Congratulations to Dr. Desiree Haaften-Visser who has successfully defended her PhD thesis entitled: Identification and characterisation of genes associated with congenital intestinal disease.
A proper function of the intestine is essential for normal growth and function of the human body. Disturbance of this function can lead to severe illness, both due to local disease and malnutrition. Treatment can be challenging, since current therapies are often unable to offer a cure, but at best ameliorate symptoms. To improve the therapy of diseases of the gastrointestinal tract a better understanding of the pathogenesis of these disorders is essential. During her PhD research, Desiree has focussed on understanding the pathogenesis of a few rare hereditary intestinal diseases through the use of molecular genetic methods, including next-generation sequencing, followed by in vitro functional assays. This approach of ‘functional genomics’ has the ultimate goal to improve the therapy of these diseases.
Here, for the first time, association of mutations in ANKZF1 with infantile-onset IBD has been described. ANKZF1 is an essential protein in the mitochondrial response to cellular stress and ANKZF1 deficiency leads to mitochondrial dysfunction. In a second study, mutations in STX3 leading to disturbed enterocyte polarity, were found to be a novel cause of microvillus inclusion disease. Additionally, a novel mutation in DGAT1 was found as a cause of severe congenital fat intolerance. Finally, a novel whole-exome sequencing (WES) diagnostic approach was developed for congenital intestinal diseases.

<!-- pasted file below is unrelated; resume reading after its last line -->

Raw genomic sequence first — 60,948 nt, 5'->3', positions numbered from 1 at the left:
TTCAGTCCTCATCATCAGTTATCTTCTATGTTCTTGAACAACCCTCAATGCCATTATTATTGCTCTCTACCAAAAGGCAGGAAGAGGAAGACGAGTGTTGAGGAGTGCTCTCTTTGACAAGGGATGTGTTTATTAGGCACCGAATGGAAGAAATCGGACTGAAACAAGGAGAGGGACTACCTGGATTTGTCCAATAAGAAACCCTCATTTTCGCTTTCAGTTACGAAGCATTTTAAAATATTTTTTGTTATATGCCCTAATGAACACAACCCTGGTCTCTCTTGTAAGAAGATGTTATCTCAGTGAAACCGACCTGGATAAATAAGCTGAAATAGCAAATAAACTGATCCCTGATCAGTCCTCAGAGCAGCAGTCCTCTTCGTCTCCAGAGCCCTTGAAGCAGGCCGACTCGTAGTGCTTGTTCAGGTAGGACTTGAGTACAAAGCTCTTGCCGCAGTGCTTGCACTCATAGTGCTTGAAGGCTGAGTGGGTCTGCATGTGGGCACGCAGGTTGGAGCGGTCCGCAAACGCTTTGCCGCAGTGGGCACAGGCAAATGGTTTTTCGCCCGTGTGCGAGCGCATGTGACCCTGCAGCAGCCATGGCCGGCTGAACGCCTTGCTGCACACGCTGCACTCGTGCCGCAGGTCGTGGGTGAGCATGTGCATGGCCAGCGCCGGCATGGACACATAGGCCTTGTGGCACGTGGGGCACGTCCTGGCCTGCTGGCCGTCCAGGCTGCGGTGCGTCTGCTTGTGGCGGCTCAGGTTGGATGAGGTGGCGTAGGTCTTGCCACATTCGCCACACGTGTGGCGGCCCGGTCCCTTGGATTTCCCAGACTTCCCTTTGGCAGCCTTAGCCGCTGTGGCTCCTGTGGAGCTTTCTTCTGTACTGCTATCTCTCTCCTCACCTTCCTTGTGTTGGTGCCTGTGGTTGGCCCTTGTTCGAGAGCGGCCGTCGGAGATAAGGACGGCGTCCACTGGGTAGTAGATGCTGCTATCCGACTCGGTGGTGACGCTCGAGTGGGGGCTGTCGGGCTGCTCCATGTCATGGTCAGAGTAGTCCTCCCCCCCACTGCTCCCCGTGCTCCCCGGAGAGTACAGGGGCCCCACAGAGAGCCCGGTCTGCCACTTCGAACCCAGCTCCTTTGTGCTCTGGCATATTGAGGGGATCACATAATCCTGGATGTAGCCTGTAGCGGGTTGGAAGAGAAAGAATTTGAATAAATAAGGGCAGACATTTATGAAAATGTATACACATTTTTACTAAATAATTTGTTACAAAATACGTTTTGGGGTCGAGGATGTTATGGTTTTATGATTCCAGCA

Taken together, this work contributes to the unravelling of the pathogenesis of rare congenital intestinal diseases, which is crucial to develop novel treatment options for these patients. This work was a collaboration between the Coffer Lab, Prof. Roderick Houwen and Dr. Sabine Middendorp at the Regenerative Medicine Center and Wilhelmina Children's Hospital, University Medical Center Utrecht.